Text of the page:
Liam Tunney speaks to local Sinn Féin councillor Sean McPeake about council pragmatism, his role models and helping St Brigid's Mayogall go viral last year.
This is a shortened version of the full interview, available in podcast form here.
Liam Tunney: Tell me why you got involved in politics.
Sean McPeake: I was a teenager in 1981. The hunger strikes had a big impact on me and it's fair to say too the work of John Davey, a local councillor and close friend of mine at that time did as well.
I saw the work he did within his community and the need for it, and it drove me on to politics at that stage.
John Davey was among Cllr McPeake's role models.
LT: What would you say your biggest achievement has been?
SMP: Getting stuff done for people. Within a couple of years of coming onto council, I took on to lobby for local residents of a road round Lavey hall lane.
They'd been lobbying for years to get something done for that entrance and we worked on it with the residents, built up good rapport with the Roads Service and eventually got it done.
That, to me, was a better achievement than any chain around someone's neck, or anything like that. It showed what can be done with a willing heart and the community behind you.
LT: What would you say was the biggest challenge you faced?
SMP: I worked in Stormont for five years and was involved with the local government reform stuff. I lead it from the council perspective and it was quite challenging.
All those arguments were challenging. Political parties all had their own ideas on what needed to be done or where the new headquarters were going to be.
LT: On our survey, Mid Ulster comes out strongly for co-operation between parties. Why do you think it has that reputation?
SMP: It's just the pragmatic way of the people here. No doubt there are times when there is severe disagreement within the chamber, but you usually find it's externally driven.
A lot of it can be linked to what's going on in the bigger picture of local politics. If there is stagnation or friction in wider politics, you find it spills over and manifests itself in the council chamber.
We're out to make Mid Ulster work and get development where it is needed.
LT: Irish language signage has caused friction between nationalism and unionism at council level. Is the 15% threshold in place in Mid Ulster?
SMP: Our policy is up for review shortly. When a resident puts a request in to have their street surveyed, it's a simple majority of the respondents that come back that determines the result.
I've seen and heard differences in areas and we'll probably take that all into consideration at any review.
LT: Other councils are bringing motions around the 15%. Is there a co-ordinated approach being taken by the party across the council areas?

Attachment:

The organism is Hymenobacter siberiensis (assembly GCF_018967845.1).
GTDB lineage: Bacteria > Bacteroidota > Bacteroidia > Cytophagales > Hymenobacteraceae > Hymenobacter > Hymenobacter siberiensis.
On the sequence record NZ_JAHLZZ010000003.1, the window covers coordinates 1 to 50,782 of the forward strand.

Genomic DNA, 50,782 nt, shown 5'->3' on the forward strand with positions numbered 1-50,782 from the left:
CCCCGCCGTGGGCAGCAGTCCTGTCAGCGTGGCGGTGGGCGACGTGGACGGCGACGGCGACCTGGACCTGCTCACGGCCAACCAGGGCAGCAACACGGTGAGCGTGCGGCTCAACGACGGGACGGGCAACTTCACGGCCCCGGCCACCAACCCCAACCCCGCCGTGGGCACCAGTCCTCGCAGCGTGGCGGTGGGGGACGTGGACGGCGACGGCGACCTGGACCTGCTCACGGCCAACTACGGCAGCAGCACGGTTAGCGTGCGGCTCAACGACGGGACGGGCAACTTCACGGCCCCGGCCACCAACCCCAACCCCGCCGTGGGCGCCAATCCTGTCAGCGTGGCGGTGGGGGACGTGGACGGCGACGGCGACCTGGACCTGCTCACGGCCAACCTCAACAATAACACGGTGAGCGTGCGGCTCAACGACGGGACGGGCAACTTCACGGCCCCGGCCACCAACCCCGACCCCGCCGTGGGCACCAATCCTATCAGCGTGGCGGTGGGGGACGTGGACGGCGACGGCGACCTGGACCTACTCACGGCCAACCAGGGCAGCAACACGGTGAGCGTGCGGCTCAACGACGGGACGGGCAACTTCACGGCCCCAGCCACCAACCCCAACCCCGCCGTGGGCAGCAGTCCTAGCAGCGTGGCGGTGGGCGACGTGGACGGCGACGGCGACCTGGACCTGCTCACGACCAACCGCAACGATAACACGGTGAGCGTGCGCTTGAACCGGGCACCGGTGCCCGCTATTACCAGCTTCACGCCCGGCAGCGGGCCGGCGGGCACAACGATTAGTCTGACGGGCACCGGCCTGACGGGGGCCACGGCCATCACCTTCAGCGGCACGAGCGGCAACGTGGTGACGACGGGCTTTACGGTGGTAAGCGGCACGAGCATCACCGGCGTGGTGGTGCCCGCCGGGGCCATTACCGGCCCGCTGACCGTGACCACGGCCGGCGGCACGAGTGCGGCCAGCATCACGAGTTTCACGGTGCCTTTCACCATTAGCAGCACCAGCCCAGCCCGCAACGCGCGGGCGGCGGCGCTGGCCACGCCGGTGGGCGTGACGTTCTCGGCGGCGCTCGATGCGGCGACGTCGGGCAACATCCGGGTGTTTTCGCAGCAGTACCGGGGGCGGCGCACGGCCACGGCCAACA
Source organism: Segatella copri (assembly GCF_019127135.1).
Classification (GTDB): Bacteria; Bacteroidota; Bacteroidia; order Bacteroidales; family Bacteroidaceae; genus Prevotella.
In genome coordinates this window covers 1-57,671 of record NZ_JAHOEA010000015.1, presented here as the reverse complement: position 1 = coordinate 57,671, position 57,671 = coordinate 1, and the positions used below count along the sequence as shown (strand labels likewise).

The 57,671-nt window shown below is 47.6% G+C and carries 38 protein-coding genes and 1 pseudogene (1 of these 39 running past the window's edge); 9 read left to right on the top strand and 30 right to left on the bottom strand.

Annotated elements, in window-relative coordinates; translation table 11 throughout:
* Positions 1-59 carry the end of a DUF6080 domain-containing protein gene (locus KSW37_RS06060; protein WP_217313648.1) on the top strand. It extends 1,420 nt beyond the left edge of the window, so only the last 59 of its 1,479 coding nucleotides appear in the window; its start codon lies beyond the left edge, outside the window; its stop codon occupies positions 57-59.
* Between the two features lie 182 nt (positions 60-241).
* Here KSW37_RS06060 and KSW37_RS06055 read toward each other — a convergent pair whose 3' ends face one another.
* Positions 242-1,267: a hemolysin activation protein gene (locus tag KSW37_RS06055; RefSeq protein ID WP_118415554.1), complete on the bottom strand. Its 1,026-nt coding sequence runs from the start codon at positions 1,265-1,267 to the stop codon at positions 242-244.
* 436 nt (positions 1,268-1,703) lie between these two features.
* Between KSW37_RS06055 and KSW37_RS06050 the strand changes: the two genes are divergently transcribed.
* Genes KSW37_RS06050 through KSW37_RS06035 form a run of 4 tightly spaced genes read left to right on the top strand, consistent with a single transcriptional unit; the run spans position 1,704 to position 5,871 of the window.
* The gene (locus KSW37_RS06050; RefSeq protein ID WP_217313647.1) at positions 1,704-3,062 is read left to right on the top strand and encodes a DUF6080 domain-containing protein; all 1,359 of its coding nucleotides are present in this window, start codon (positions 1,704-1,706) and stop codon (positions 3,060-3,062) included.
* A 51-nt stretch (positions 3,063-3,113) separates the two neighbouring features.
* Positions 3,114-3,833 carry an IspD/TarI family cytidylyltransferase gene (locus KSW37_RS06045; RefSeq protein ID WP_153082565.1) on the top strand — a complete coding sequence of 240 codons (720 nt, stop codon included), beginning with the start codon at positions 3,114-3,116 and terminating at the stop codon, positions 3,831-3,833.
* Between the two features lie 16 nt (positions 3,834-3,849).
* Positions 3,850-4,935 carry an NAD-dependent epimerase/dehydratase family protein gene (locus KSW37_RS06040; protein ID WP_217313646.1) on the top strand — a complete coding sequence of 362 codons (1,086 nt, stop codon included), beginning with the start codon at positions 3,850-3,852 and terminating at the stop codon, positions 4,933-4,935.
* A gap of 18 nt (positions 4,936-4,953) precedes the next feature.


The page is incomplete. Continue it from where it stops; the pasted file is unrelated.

SMP: Not that I'm aware of. Best practice is always evolving and we took our lead at the time of our initial policy from the EU Charter for Minority Languages.
That's right from Wales and Scotland and right across Europe and we followed it more or less to the letter of the law.
There may have been changes since then, but we'd have to look at those. By and large, we're happy enough with how the policy went.
Some don't want to see any Irish language or any manifestation of Irishness, and that's unfortunate.
LT: You were inadvertently responsible for St Brigid's Mayogall going viral with their art work. Were you surprised by the attention the visit received?
SMP: That really lifted the spirits of the children, staff and parents. St Brigid's have been looking for a new school for a good number of years now.
The school itself is not fit for purpose. It's very small and the numbers coming to it means the space isn't there.
I've known Peter Weir for a long number of years through the work of the local government association and have a good working relationship with him.
I spoke to him and he said to put it in a formal request and he would come out.
Fair play to Mrs O'Kane and Gráinne, they had the children well-prepared and this montage of the portraits of the politicians done.
I must say, I was delighted too, because I never knew I'd been elevated to the heights of an MLA, but there you go, I was for that week.
Hopefully it's a good omen for getting good news about a development of the school at some stage.
Project Stratum hopes to improve broadband in rural areas.
LT: 3,000 Mid Ulster homes were taken off the Project Stratum list. Does that leave you frustrated?
SMP: Broadband is hugely important, not just to the economy, but to everyone. If we don't have adequate broadband speeds, society is going to be left behind.
There was huge expectation rural premises were going to achieve superfast broadband, but the more we're learning about it, the more loopholes there are.
This is going to be a once in a lifetime opportunity and we can't have situations where one premise is eligibly and a neighbouring premise 50 yards away is not, and that's how it's reading at the moment.
We are lobbying the Department and Fibrus, because this needs to be done right. Broadband is as important a utility as water and electricity and it's as simple as that.
LT: To finish off, is there any specific goal you want to achieve this council term?
SMP: Just to continue to ensure the best public services for our people. Health and wellbeing I think is the way to go too, because we're looking at delivering more health and wellbeing projects.
Locally, I would like to see a footpath from Gulladuff to what's known locally as 'The Bay'. It's a very dangerous stretch of the road, but if we had a footpath there, it would mean you could walk on a footpath all the way from Gulladuff to the north coast.
You can go through Maghera, Swatragh, Garvagh, into Coleraine on footpaths, except for that one missing link.
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